Suswa Crater & Caves
|Distance from Nairobi||About 120km|
|Starting Point||Road head at crater viewpoint|
|Ending point||Road head at crater viewpoint|
|Walking Duration||4 hours to summit and back,
7hrs round the rim
|Terrain||Dirt trail with rocky sections|
|Difficulty||Easy to Moderate|
Mt Suswa has a low-lying unassuming profile, belying the spectacular views you encounter up close. Most visitors to this part of the Great Rift Valley are drawn to the outwardly more prominent Mt Longonot, bypassing this magnificent volcano that is larger and endowed with some of the most unlikely and amazing formations occurring in nature. Its proximity to Nairobi also make it an ideal day hike destination.
Mt Suswa is a double crater volcano with a shield-shaped cone covering an area of about 270km2. Its inner volcano soars to an altitude of 2356m above sea level at its summit. The inner crater, about 5km across, is covered by a forest that is also home to leopards, hyenas, buffaloes, antelopes and other wildlife. By a twist of nature, this inner collapse formed a moat-like trench surrounding a central island in the crater, creating a breath-taking view that has to be seen to be believed.
The outer crater, estimated at about 10km in diameter, is currently dotted with Maasai homesteads. The Maasai graze their livestock on the outer crater and the slopes of the inner volcano, and harvest water for their domestic use from the numerous springs spouting steam and hot water in this area.
Perhaps the best known attractions on Mt Suswa are the lava caves on the outer crater. There are over 30 entrances, most of which are collapsed roofs into these caves. Fig trees and other types of vegetation mark the location of some of these openings, but it would be best to get a local guide to show you around the caves. A torch or headlamp is also vital when exploring these caves.
The Suswa caves are home to large populations of bats that are said to travel as far as 30km in search of food at night, and then retreat to the caves in the morning. As you walk and crawl through the caves, you can view the colonies of bats hanging from the roof, asleep and dead to the world, until evening when they stream out.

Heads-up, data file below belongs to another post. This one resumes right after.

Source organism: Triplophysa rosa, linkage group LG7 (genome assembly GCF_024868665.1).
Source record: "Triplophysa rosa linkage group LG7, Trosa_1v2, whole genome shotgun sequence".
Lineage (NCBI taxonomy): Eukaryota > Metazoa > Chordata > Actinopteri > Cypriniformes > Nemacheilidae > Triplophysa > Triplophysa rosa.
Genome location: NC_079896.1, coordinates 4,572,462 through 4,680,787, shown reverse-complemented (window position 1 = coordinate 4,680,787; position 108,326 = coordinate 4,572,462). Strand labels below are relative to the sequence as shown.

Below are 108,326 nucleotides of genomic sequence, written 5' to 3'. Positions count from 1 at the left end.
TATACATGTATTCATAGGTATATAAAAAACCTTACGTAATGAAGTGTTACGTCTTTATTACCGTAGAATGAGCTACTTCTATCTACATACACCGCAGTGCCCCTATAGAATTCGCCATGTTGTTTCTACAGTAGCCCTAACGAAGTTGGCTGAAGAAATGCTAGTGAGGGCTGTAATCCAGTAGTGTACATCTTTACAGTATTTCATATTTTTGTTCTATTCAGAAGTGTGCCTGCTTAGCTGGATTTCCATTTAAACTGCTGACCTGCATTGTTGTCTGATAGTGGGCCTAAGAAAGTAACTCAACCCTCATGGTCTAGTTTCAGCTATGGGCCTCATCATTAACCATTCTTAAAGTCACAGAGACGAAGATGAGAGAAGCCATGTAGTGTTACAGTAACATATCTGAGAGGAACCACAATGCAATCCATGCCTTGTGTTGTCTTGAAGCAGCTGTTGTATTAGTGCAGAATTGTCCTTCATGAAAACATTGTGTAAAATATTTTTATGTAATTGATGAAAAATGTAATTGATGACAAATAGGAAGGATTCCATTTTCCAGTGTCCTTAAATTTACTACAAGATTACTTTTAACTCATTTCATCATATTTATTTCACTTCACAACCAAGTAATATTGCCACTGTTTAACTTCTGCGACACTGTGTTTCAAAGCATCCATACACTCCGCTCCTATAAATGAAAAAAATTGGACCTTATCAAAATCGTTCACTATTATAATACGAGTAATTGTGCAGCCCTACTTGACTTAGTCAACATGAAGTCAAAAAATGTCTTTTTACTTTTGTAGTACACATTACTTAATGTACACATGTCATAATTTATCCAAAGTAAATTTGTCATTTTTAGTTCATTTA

One interesting location in the caves is the Baboons’ parliament where a large troop of Baboons take shelter at night from their predators. The Baboon troops’ arrival in the evening coincides with the departure of the local bat colonies, creating two way traffic. It is said that if you peer down the opening in the roof early in the morning, you will find the troop’s leader perched on a pile of rocks at the centre of the chamber, seemingly addressing the rest of the troop perched on ledges high up the walls of the cave.
Another interesting feature in the caves is a rock painting in one of the chambers, attributed to the local Maasai morans, who apparently sleep there during one of their initiation rituals.
Most hikers on Mt Suswa park their vehicles at a road head on the edge of the inner crater, and hit the trail going up a gradual slope towards the summit on the edge of the crater. It takes about 1hr to get to the first summit, and another 1hr to get to the higher second summit. The 10km return trip to the summit therefore takes about 4hrs.
For those going right round the inner crater, the trail is 22km long and takes about 7 hours or longer depending on your pace, with an elevation gain of 1380m. Along the way, you encounter rock hyraxes darting between boulders, and small antelopes grazing peacefully on the slopes.
If using public means, take Mai Mahiu matatus from Nyamakima, then take Suswa matatus along Narok Road. The walk from Suswa Market to the crater will take you about 2 hours.
If driving from Nairobi, take the lower escarpment Naivasha Road for 58km until Mai Mahiu, then turn left onto Narok Road. 10km down this road, you’ll pass an earth satellite station, and a further 7.5km on you’ll find the turnoff on your left with a signboard for Suswa Conservancy. Drive on this dirt road for 8.5km to another signposted turnoff to the right. After 1.5km you reach the entrance. From here, you’ll do a steep and rocky climb (4WD only) for 5km to a junction at a meadow on the edge of the outer crater. Turning left leads you to the caves 2km down the road. Going straight for 11km and turning right for 1km gets you to the campsite and viewpoint overlooking the inner crater. You can park your car here and start the climb.
If you wish to bypass the Caves and go straight to the Crater, drive 43km from Mai Mahiu to Duka Moja, then turn left onto a 22km dirt road to the campsite at the Crater. It would be best for the guide to meet you at Duka Moja and direct you to the Crater. It’ll take you about 1hr 30minutes driving from Nairobi to Duka Moja, and another 1hr 30minutes from Duka Moja to the Crater.
Resident Visitor – Ksh 500/= per day
Vehicle – Ksh 500/=
Camping – Ksh 500/= per night.
Here are other interesting blogs and links on Mt Suswa.